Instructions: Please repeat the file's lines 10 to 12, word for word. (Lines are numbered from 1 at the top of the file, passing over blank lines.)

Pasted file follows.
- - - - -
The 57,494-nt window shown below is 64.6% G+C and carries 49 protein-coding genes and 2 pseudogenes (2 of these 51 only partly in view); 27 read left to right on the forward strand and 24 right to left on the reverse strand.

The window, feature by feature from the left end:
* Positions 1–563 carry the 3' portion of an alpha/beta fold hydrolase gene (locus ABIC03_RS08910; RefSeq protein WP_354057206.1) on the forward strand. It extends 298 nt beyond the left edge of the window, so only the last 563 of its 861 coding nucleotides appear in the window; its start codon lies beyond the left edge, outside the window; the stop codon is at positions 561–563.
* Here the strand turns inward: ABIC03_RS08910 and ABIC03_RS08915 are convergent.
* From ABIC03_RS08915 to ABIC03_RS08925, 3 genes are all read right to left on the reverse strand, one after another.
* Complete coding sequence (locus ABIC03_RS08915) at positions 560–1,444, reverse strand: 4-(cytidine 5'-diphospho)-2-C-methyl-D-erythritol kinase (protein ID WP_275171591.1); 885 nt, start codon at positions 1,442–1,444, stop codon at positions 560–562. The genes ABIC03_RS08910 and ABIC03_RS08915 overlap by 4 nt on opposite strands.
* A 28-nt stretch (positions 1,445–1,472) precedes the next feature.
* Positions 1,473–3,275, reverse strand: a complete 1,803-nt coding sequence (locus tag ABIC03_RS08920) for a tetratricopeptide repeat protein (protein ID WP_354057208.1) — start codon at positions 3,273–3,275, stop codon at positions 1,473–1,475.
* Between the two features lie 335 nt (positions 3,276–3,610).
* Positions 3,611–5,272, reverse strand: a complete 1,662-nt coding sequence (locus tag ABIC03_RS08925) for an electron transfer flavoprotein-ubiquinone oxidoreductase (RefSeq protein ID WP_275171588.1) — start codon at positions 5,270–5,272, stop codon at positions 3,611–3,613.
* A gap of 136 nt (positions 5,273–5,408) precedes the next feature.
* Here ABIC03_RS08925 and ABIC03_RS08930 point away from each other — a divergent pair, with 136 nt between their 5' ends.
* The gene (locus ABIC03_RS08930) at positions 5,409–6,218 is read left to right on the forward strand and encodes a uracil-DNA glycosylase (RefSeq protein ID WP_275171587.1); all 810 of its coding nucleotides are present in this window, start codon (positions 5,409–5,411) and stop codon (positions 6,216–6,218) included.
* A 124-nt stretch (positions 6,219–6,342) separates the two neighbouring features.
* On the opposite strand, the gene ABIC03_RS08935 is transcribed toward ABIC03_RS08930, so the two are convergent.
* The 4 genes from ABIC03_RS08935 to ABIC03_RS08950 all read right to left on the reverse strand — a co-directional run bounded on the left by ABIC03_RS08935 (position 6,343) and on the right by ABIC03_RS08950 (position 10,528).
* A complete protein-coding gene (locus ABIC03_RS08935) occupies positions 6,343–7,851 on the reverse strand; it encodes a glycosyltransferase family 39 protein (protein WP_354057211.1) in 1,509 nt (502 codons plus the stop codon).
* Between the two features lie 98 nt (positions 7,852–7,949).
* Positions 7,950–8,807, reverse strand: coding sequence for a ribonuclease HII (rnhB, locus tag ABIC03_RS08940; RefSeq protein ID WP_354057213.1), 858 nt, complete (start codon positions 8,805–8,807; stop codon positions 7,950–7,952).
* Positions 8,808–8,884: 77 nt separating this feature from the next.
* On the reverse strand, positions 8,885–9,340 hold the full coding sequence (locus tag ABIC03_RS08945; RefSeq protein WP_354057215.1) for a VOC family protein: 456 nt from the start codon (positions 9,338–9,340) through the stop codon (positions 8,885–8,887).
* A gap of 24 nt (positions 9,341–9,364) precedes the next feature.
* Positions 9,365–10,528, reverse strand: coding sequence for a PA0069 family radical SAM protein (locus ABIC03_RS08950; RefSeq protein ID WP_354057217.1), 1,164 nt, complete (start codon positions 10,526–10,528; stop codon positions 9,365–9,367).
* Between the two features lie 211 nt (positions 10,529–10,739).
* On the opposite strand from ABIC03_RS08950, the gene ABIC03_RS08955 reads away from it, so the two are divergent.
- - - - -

* Positions 3,611–5,272, reverse strand: a complete 1,662-nt coding sequence (locus tag ABIC03_RS08925) for an electron transfer flavoprotein-ubiquinone oxidoreductase (RefSeq protein ID WP_275171588.1) — start codon at positions 5,270–5,272, stop codon at positions 3,611–3,613.
* A gap of 136 nt (positions 5,273–5,408) precedes the next feature.
* Here ABIC03_RS08925 and ABIC03_RS08930 point away from each other — a divergent pair, with 136 nt between their 5' ends.